Dye’s simultaneous service as the university’s athletic director contributed to scandals that tempered his on-field successes and led to his exit in 1992. Most notably, Eric Ramsey, a defensive back, secretly recorded Auburn coaches discussing payments to players, a violation of the National Collegiate Athletic Association’s amateurism rules.
Christo, 84, the Bulgarian-born conceptual artist who turned to epic-scale environmental works in the late 1960s, stringing a giant curtain across a mountain pass in Colorado, wrapping the Pont Neuf in Paris and the Reichstag in Berlin and zigzagging thousands of saffron-curtained gates throughout Central Park, died May 31 at his home in New York City.
Christo — he used only his first name — was an artistic Pied Piper. His grand projects, often decades in the making and all of them temporary, required the cooperation of dozens, sometimes hundreds, of landowners, government officials, judges, environmental groups, local residents, engineers and workers, many of whom had little interest in art and a deep reluctance to see their lives and their surroundings disrupted by an eccentric visionary speaking in only semi-comprehensible English.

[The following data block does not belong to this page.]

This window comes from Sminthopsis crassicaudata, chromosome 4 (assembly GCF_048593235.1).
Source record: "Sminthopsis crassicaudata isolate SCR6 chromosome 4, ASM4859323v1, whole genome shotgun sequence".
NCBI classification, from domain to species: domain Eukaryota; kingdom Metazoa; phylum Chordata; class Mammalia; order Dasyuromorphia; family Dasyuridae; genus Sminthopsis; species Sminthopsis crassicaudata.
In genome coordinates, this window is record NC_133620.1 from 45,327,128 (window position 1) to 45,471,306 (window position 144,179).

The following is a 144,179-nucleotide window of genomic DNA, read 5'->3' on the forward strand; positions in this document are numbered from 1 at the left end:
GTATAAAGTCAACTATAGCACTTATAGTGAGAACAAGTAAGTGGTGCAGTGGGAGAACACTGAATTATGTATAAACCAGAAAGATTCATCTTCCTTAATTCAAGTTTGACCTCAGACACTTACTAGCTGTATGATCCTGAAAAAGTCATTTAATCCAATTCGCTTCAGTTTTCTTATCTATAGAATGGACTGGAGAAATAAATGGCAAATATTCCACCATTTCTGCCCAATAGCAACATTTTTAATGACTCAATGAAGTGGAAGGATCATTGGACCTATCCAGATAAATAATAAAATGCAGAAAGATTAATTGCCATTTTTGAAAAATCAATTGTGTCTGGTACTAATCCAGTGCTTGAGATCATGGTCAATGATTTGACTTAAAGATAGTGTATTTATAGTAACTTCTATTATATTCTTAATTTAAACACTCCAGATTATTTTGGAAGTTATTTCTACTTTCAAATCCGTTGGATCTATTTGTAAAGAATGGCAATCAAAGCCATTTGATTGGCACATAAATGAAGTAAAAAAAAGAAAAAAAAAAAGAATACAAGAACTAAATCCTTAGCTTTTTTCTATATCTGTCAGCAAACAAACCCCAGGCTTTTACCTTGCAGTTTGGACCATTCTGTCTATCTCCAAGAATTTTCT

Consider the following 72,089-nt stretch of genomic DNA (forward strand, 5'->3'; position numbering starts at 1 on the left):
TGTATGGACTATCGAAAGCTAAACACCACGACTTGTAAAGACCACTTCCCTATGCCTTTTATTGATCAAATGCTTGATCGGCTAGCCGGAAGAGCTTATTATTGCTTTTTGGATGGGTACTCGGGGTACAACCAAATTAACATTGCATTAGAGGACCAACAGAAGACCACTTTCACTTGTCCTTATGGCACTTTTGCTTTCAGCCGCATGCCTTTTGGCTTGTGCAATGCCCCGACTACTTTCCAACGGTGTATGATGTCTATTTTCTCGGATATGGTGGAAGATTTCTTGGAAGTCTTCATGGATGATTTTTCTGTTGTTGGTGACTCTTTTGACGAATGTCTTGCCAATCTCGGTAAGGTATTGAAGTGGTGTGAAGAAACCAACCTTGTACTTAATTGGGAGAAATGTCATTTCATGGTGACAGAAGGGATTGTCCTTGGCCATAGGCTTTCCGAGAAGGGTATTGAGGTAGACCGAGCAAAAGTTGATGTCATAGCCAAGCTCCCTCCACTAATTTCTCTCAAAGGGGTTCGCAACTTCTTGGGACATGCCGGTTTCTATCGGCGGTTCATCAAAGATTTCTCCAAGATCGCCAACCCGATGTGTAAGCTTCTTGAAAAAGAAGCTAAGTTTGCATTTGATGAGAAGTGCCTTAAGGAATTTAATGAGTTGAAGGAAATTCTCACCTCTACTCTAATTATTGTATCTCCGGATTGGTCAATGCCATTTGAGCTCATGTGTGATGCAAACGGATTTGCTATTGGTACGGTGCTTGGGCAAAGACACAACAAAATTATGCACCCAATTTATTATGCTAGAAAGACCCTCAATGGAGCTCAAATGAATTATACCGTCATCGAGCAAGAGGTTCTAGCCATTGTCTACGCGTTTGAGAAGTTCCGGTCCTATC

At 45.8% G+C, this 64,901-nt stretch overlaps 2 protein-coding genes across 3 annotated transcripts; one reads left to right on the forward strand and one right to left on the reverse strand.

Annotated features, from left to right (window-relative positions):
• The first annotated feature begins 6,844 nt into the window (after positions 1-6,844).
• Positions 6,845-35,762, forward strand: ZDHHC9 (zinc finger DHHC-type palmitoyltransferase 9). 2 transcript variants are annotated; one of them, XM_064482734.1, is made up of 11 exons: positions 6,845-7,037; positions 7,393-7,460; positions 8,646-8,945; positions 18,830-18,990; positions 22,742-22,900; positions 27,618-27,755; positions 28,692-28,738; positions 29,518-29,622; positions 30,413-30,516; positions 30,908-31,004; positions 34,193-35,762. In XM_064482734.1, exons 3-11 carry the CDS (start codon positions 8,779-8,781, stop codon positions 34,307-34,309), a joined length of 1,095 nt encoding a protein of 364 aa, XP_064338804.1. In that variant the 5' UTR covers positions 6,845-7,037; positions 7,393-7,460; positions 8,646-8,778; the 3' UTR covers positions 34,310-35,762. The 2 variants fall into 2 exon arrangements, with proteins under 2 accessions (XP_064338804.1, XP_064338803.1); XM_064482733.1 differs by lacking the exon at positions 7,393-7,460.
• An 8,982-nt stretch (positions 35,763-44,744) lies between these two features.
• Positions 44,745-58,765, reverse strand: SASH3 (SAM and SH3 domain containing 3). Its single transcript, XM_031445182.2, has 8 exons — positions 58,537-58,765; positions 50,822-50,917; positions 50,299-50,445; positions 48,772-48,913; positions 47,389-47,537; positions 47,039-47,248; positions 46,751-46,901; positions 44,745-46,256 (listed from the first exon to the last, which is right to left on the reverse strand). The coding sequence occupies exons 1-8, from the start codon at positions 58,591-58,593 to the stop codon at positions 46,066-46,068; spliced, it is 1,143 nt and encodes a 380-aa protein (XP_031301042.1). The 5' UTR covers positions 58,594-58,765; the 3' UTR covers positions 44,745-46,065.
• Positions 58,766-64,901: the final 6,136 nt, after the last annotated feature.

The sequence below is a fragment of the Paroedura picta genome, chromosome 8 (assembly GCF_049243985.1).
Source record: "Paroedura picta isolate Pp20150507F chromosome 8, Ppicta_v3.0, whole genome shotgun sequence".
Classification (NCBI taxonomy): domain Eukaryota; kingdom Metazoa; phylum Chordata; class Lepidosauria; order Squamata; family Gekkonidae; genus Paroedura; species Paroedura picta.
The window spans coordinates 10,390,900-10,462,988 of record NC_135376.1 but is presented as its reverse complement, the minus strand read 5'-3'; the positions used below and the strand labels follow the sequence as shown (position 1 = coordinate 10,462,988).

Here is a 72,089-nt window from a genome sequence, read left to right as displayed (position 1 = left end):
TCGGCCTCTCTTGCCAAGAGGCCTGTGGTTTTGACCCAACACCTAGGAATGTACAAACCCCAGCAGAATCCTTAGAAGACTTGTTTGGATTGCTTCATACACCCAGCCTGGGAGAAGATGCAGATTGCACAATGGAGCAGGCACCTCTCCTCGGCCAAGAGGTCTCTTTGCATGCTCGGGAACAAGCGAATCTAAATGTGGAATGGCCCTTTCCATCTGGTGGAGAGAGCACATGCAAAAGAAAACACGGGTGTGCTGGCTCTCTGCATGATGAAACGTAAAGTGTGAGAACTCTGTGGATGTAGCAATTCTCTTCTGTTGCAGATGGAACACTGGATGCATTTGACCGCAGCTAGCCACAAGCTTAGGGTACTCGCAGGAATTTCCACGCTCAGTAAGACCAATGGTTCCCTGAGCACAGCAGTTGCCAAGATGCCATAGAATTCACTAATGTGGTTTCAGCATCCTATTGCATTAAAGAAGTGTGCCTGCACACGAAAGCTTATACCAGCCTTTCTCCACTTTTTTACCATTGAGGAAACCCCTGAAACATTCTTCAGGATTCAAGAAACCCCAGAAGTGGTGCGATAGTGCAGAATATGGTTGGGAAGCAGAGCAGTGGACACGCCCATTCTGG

Again and again, Christo prevailed, through persistence, charm and a childlike belief that eventually everyone would see things the way he did. All the process, Christo insisted, was part of the art work.
Bobby Joe Morrow, 84, the Texas sprinter who won three gold medals in the 1956 Melbourne Olympics while a student at Abilene Christian University, died May 30. Morrow’s family said he died of natural causes at home in San Benito.
Morrow won the 100 and 200 meters in Melbourne and anchored the United States’ champion 400 relay team, matching the world record of 20.6 seconds in the 200 and helping the relay squad set a world record.
Richard Herd, 87, who played lawmen, tough guys, a general, an alien commander and a Watergate burglar, but was best known as Mr. Wilhelm, George Costanza’s supervisor, on “Seinfeld,” died May 26 at home in Los Angeles. He had colon cancer. As Wilhelm, a New York Yankees executive, Herd brought a grandfatherly and slightly daffy demeanor to his dealings with George, the lazy assistant to the Yankees’ traveling secretary.